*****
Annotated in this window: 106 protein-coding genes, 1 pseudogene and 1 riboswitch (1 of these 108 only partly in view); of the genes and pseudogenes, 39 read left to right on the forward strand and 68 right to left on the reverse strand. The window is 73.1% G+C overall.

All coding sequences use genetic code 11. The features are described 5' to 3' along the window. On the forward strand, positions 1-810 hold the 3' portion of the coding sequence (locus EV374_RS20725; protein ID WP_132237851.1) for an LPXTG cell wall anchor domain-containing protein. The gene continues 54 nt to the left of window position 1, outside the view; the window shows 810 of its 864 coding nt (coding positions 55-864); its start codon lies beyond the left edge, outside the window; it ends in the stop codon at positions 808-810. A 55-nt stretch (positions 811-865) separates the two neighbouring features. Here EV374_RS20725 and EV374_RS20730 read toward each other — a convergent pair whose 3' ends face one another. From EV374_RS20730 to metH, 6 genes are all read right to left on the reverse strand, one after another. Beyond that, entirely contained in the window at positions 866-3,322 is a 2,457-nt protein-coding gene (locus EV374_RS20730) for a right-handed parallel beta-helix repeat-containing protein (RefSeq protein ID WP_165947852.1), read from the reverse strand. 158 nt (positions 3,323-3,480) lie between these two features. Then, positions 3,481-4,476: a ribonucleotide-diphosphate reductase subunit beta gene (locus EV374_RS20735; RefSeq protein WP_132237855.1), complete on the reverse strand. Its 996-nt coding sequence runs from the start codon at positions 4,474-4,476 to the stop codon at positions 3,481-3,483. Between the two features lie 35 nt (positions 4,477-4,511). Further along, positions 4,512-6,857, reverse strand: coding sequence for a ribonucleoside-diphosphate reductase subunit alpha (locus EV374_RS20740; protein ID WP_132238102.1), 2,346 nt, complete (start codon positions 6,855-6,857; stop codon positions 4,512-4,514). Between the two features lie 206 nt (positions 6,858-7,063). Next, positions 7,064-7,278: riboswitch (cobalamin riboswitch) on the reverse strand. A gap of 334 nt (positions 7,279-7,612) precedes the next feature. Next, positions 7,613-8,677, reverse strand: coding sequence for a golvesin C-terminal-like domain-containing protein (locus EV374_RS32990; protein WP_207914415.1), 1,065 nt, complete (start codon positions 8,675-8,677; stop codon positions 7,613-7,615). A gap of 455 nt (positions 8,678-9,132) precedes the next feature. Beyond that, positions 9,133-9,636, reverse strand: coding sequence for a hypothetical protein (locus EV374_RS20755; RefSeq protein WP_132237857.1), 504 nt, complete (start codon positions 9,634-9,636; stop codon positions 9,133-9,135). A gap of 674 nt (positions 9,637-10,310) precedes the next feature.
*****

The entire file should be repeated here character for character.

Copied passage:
Annotated in this window: 106 protein-coding genes, 1 pseudogene and 1 riboswitch (1 of these 108 only partly in view); of the genes and pseudogenes, 39 read left to right on the forward strand and 68 right to left on the reverse strand. The window is 73.1% G+C overall.

All coding sequences use genetic code 11. The features are described 5' to 3' along the window. On the forward strand, positions 1-810 hold the 3' portion of the coding sequence (locus EV374_RS20725; protein ID WP_132237851.1) for an LPXTG cell wall anchor domain-containing protein. The gene continues 54 nt to the left of window position 1, outside the view; the window shows 810 of its 864 coding nt (coding positions 55-864); its start codon lies beyond the left edge, outside the window; it ends in the stop codon at positions 808-810. A 55-nt stretch (positions 811-865) separates the two neighbouring features. Here EV374_RS20725 and EV374_RS20730 read toward each other — a convergent pair whose 3' ends face one another. From EV374_RS20730 to metH, 6 genes are all read right to left on the reverse strand, one after another. Beyond that, entirely contained in the window at positions 866-3,322 is a 2,457-nt protein-coding gene (locus EV374_RS20730) for a right-handed parallel beta-helix repeat-containing protein (RefSeq protein ID WP_165947852.1), read from the reverse strand. 158 nt (positions 3,323-3,480) lie between these two features. Then, positions 3,481-4,476: a ribonucleotide-diphosphate reductase subunit beta gene (locus EV374_RS20735; RefSeq protein WP_132237855.1), complete on the reverse strand. Its 996-nt coding sequence runs from the start codon at positions 4,474-4,476 to the stop codon at positions 3,481-3,483. Between the two features lie 35 nt (positions 4,477-4,511). Further along, positions 4,512-6,857, reverse strand: coding sequence for a ribonucleoside-diphosphate reductase subunit alpha (locus EV374_RS20740; protein ID WP_132238102.1), 2,346 nt, complete (start codon positions 6,855-6,857; stop codon positions 4,512-4,514). Between the two features lie 206 nt (positions 6,858-7,063). Next, positions 7,064-7,278: riboswitch (cobalamin riboswitch) on the reverse strand. A gap of 334 nt (positions 7,279-7,612) precedes the next feature. Next, positions 7,613-8,677, reverse strand: coding sequence for a golvesin C-terminal-like domain-containing protein (locus EV374_RS32990; protein WP_207914415.1), 1,065 nt, complete (start codon positions 8,675-8,677; stop codon positions 7,613-7,615). A gap of 455 nt (positions 8,678-9,132) precedes the next feature. Beyond that, positions 9,133-9,636, reverse strand: coding sequence for a hypothetical protein (locus EV374_RS20755; RefSeq protein WP_132237857.1), 504 nt, complete (start codon positions 9,634-9,636; stop codon positions 9,133-9,135). A gap of 674 nt (positions 9,637-10,310) precedes the next feature.